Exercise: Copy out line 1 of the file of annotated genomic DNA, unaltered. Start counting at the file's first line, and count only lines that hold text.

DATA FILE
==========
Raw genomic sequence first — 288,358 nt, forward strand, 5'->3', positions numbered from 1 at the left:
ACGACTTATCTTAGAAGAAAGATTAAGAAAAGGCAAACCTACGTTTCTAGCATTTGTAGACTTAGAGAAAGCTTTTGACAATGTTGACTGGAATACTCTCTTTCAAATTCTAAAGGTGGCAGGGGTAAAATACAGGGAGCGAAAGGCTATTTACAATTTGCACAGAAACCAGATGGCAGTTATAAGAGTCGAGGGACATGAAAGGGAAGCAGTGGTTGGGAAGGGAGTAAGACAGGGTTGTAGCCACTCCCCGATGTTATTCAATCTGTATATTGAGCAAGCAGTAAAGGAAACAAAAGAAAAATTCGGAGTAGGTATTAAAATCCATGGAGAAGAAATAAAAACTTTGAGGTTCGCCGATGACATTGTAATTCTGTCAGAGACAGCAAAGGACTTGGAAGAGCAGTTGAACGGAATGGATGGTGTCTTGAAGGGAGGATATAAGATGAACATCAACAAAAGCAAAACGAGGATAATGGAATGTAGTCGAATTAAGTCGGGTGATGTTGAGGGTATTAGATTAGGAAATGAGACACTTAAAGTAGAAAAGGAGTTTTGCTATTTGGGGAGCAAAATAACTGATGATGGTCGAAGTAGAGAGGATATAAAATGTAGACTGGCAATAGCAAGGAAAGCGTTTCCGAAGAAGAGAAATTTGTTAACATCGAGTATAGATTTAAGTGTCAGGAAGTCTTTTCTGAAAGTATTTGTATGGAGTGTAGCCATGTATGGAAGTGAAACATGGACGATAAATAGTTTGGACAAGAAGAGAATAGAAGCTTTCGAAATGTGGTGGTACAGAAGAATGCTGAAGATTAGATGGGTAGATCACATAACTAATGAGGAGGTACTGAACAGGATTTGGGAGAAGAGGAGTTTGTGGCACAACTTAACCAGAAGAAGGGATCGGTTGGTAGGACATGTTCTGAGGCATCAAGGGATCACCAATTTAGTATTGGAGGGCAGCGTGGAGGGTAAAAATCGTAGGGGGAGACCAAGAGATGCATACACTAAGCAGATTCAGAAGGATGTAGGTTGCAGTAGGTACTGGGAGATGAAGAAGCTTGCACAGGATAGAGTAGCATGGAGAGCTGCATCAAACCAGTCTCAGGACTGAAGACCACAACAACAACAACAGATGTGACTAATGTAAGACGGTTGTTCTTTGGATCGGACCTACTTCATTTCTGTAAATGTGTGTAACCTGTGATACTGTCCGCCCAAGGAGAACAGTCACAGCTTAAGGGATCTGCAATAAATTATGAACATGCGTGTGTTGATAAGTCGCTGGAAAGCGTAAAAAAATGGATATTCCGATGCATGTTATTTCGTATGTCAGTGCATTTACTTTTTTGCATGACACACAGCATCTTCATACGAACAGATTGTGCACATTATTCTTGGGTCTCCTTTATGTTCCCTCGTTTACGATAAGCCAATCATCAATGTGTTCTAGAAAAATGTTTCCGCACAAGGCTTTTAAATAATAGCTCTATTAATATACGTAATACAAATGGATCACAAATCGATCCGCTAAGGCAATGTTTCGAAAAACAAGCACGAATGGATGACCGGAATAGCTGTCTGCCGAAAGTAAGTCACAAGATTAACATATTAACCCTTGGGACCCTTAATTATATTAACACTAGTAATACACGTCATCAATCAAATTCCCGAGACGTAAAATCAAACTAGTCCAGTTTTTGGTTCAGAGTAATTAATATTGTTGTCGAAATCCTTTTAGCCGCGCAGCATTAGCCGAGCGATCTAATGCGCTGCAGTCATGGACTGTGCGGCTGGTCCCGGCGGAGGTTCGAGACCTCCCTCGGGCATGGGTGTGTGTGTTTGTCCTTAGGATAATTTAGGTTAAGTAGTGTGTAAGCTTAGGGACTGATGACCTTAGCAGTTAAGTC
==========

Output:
Raw genomic sequence first — 288,358 nt, forward strand, 5'->3', positions numbered from 1 at the left: